Energy Prices Decline but Economic Woes Continue

Energy Prices Decline but Economic Woes Continue

Energy prices have taken center stage as a battle ensues to decrease inflation while the fighting continues between Russia and Ukraine.

Even though petroleum prices have declined roughly 20 percent during the last 60 days, inflation remains high in the U.S. at 8.3 percent and 9.9 percent in the United Kingdom.

The Energy Information Administration at the U.S. Department of Energy forecasts Brent crude oil spot price, which is traded on the international exchange, will average $98 per barrel in the fourth quarter of 2022.

“The possibility of petroleum supply disruptions and slower-than-expected crude oil production growth continues to create the potential for higher oil prices, while the possibility of slower-than-forecast economic growth creates the potential for lower prices,” EIA said.

EIA, along with the International Energy Agency and the Organization of Petroleum Exporting Countries, expect demand for crude oil to continue to increase during the remainder of 2022.

EIA estimated that 99.4 million b/d of petroleum and liquid fuels were consumed globally in August 2022, up by 1.6 million b/d from August 2021, and an increase of another 2.1 million b/d by year end.

IEA predicted demand at 101 million b/d, and OPEC said demand will be 100 million b/d.

The unusually high price for natural gas in Europe, as much as $200 per megawatt hour compared to $8 per megawatt hour in the U.S., has been attributed to a shortage of natural gas because Russia has closed a leading source, the Nord Stream 1 pipeline. Many countries in western Europe have imposed sanctions on Russian oil because of Russia’s invasion of Ukraine. Russia, a large supplier of oil and natural gas to western Europe, said it will cease providing energy to countries that participate.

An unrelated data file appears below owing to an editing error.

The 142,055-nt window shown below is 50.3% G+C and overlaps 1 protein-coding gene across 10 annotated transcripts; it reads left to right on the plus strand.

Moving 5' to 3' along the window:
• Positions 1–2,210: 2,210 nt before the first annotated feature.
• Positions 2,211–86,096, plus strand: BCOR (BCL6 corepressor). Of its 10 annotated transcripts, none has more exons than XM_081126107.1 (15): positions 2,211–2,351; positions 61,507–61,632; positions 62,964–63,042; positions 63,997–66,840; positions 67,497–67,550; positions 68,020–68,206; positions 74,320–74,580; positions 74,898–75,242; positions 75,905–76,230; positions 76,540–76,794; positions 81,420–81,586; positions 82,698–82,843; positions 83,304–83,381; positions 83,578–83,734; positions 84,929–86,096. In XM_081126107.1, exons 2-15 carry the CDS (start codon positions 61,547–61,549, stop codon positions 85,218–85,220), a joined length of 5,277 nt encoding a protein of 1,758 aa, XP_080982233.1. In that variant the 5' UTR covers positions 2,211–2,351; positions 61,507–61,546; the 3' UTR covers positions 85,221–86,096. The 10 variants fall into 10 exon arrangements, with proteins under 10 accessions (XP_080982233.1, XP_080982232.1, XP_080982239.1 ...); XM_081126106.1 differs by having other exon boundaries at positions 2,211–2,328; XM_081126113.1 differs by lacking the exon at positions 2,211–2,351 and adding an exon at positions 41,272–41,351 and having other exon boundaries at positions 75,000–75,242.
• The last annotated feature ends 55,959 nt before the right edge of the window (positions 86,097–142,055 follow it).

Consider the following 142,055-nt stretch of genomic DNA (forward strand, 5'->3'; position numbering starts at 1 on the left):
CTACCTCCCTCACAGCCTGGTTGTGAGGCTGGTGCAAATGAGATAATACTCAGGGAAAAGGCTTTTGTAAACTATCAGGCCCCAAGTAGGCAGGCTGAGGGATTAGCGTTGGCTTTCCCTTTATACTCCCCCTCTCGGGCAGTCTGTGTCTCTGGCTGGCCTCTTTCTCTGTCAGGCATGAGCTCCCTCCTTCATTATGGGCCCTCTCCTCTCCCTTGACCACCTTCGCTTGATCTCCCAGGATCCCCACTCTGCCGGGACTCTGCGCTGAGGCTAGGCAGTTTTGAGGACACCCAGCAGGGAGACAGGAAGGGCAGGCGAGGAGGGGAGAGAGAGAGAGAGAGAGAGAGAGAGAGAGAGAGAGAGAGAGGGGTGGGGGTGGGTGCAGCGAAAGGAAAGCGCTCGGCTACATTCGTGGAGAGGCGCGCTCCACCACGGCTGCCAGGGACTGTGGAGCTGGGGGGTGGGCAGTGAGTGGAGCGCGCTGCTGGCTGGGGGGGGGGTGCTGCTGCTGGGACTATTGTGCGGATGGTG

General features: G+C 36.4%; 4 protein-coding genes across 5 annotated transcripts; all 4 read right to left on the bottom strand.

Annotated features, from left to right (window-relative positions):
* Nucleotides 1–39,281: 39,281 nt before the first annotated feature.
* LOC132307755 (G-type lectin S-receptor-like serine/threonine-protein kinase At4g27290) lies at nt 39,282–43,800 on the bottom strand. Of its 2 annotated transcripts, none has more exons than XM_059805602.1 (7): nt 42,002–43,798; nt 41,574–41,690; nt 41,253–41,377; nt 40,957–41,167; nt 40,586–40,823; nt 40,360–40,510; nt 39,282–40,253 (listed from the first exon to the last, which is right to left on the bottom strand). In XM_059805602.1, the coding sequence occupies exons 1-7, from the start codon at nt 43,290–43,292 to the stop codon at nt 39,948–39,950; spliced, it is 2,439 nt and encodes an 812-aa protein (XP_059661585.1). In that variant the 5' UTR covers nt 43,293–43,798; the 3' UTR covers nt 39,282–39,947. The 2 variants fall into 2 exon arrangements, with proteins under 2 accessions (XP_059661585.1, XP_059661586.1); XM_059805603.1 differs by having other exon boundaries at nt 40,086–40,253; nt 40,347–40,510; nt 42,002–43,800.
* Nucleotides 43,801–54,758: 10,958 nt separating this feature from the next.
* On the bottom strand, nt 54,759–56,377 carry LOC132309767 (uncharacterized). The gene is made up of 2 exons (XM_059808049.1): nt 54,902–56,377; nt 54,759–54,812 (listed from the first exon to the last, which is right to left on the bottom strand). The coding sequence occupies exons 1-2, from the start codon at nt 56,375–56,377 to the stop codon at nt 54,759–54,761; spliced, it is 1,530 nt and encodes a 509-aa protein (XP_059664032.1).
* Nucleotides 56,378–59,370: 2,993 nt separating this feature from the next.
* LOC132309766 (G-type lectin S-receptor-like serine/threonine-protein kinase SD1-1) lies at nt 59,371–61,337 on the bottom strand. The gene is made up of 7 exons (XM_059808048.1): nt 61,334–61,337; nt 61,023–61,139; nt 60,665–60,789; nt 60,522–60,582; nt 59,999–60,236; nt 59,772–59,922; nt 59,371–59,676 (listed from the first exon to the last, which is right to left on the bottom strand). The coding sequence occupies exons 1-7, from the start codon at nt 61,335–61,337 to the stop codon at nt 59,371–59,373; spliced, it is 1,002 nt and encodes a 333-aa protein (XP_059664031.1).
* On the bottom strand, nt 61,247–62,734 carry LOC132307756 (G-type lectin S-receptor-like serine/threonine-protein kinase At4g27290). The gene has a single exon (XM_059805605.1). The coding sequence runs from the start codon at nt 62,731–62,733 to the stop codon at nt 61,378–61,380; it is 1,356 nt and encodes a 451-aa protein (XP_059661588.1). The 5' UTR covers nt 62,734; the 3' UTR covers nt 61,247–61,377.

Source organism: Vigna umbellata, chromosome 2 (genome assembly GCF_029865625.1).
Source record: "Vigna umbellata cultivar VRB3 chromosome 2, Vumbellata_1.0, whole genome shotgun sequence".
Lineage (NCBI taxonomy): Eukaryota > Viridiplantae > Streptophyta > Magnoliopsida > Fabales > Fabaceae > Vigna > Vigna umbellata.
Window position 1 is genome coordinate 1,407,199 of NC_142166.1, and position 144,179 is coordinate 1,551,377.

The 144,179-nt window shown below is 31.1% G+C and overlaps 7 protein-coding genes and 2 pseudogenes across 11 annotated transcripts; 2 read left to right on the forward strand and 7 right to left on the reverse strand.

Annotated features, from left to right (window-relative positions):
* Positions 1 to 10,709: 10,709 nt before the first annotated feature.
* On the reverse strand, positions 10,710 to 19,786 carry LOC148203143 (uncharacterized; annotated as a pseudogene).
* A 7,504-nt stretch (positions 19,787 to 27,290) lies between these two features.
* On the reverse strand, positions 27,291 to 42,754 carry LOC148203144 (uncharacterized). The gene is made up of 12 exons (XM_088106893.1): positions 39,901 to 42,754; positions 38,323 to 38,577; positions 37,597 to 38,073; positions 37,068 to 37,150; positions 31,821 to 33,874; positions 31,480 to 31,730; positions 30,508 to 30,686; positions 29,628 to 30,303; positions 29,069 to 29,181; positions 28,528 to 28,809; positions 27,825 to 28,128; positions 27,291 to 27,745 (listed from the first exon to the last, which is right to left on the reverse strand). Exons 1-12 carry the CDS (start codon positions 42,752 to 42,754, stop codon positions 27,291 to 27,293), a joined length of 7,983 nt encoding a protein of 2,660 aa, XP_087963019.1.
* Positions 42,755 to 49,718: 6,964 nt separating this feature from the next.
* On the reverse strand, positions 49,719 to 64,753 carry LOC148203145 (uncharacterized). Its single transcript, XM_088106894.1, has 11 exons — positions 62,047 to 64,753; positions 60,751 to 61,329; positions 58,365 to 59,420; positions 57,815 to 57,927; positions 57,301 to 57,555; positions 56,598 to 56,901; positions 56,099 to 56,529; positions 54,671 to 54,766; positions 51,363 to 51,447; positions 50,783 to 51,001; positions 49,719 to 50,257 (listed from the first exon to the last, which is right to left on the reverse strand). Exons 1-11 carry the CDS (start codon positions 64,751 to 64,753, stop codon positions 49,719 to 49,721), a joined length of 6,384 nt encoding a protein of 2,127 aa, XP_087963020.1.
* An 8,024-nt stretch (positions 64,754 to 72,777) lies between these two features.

As supplies of natural gas evaporated prices rose along with inflation and economic and political problems.

The European Union this week met and revealed a plan, which it hopes will soften the pain created by the shortages of supply.

Although many details of the plan have not been announced, the plan would set a ceiling on energy prices used to generate electricity. Any revenues received above the ceiling would be confiscated in some unknown manner and redistributed to deserving consumers.

EU officials refuse to use the word “tax” because any new tax must be approved by a majority of its 27 member countries, which could take much longer.

In an unrelated tax matter, Germany, France, Spain, Italy and the Netherlands said this week they are still committed to implementing a new 15 percent minimum tax agreed to earlier. Other countries, however, are having second thoughts.

Alex Mills is the former President of the Texas Alliance of Energy Producers.

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